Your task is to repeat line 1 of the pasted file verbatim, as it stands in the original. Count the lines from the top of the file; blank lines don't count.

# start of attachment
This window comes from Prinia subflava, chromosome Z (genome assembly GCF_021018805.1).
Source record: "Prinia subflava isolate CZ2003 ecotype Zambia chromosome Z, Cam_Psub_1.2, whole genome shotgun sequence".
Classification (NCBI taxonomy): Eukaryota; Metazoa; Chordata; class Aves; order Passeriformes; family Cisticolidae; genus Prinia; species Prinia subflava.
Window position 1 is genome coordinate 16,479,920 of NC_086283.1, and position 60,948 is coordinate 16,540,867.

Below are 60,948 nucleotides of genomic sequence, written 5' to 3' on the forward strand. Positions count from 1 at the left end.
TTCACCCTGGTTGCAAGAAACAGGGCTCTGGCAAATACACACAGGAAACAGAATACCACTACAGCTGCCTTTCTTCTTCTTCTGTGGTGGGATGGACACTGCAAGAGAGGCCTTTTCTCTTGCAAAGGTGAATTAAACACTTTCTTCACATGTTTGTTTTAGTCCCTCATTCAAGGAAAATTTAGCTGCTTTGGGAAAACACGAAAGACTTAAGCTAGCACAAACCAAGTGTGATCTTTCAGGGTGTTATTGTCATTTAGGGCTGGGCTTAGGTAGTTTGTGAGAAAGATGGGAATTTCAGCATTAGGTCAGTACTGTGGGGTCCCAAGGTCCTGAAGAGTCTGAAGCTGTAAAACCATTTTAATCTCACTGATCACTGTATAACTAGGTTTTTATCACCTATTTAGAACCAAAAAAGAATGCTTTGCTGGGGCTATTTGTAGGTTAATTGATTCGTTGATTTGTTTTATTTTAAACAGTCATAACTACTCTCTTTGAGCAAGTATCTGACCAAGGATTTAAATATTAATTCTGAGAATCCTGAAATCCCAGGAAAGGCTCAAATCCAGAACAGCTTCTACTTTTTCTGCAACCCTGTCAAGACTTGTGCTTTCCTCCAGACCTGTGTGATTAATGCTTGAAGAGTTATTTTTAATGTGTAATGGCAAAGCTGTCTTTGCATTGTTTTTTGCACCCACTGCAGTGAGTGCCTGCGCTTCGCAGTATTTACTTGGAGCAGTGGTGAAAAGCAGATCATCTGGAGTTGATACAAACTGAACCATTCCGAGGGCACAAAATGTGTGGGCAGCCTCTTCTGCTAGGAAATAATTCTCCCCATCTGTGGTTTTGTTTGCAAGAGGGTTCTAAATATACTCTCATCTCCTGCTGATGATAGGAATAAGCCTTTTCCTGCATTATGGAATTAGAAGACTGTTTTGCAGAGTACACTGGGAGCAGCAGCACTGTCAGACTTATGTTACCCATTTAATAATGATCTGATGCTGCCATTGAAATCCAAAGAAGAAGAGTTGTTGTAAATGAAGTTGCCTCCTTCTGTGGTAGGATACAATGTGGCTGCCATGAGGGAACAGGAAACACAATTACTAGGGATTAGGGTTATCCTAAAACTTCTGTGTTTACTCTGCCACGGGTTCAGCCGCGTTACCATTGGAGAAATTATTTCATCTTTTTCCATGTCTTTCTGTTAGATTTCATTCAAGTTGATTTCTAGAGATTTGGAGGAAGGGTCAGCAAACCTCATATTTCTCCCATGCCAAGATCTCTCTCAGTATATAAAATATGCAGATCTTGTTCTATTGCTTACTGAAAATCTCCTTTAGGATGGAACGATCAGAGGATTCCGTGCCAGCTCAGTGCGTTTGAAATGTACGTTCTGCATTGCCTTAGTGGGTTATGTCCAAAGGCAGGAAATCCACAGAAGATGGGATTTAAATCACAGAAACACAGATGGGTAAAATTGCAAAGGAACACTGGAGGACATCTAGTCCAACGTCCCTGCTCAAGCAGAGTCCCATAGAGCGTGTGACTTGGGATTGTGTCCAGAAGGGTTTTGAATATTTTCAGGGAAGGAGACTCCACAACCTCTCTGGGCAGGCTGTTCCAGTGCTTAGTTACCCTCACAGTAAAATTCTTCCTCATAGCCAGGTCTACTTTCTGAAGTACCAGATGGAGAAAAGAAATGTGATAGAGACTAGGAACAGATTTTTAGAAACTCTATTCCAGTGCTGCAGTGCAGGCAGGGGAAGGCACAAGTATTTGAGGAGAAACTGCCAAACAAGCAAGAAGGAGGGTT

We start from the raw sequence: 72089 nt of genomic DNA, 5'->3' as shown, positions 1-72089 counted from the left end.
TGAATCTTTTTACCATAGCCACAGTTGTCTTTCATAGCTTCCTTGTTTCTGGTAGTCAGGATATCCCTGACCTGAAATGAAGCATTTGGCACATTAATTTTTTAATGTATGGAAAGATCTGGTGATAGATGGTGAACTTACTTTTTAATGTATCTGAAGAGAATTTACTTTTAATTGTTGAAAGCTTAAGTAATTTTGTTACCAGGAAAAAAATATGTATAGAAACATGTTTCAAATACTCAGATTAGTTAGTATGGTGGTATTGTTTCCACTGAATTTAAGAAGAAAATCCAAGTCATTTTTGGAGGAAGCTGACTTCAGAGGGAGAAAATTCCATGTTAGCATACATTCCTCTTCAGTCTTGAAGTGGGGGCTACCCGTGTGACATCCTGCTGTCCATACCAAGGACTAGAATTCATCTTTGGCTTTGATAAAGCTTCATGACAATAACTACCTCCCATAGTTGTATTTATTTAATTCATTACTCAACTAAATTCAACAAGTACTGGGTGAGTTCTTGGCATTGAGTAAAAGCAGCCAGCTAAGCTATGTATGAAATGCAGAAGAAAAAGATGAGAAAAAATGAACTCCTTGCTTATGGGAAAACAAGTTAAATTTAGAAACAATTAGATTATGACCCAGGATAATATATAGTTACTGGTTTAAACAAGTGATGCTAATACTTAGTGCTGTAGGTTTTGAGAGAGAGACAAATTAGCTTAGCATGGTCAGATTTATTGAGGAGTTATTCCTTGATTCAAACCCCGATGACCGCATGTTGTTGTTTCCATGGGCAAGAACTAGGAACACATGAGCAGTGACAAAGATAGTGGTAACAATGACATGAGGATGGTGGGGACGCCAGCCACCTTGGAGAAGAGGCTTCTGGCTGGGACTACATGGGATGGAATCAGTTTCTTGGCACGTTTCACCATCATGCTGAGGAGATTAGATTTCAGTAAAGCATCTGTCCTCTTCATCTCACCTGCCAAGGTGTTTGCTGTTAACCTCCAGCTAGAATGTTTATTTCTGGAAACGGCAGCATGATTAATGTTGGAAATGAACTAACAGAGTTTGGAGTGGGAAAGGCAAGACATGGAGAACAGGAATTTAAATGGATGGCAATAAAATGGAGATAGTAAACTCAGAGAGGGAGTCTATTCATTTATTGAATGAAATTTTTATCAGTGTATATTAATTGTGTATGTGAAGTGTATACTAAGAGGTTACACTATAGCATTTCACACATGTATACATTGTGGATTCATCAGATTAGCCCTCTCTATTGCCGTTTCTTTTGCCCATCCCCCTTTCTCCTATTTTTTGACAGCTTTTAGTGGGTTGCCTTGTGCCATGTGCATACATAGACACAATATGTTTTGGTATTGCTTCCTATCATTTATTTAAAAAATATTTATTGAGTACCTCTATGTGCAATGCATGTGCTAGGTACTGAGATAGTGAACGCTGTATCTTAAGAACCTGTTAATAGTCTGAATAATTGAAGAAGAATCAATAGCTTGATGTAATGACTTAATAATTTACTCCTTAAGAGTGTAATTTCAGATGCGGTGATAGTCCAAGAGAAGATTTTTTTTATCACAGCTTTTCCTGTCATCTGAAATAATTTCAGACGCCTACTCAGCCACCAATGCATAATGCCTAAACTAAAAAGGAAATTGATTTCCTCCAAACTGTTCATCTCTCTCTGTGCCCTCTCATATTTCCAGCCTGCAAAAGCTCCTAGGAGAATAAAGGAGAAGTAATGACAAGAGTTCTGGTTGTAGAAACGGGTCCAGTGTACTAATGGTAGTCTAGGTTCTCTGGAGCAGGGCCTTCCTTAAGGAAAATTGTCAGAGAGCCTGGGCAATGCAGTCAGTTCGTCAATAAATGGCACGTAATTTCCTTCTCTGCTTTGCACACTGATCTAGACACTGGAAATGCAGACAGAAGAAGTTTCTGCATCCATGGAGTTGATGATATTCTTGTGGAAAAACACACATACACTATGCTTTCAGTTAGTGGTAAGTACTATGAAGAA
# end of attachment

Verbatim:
This window comes from Prinia subflava, chromosome Z (genome assembly GCF_021018805.1).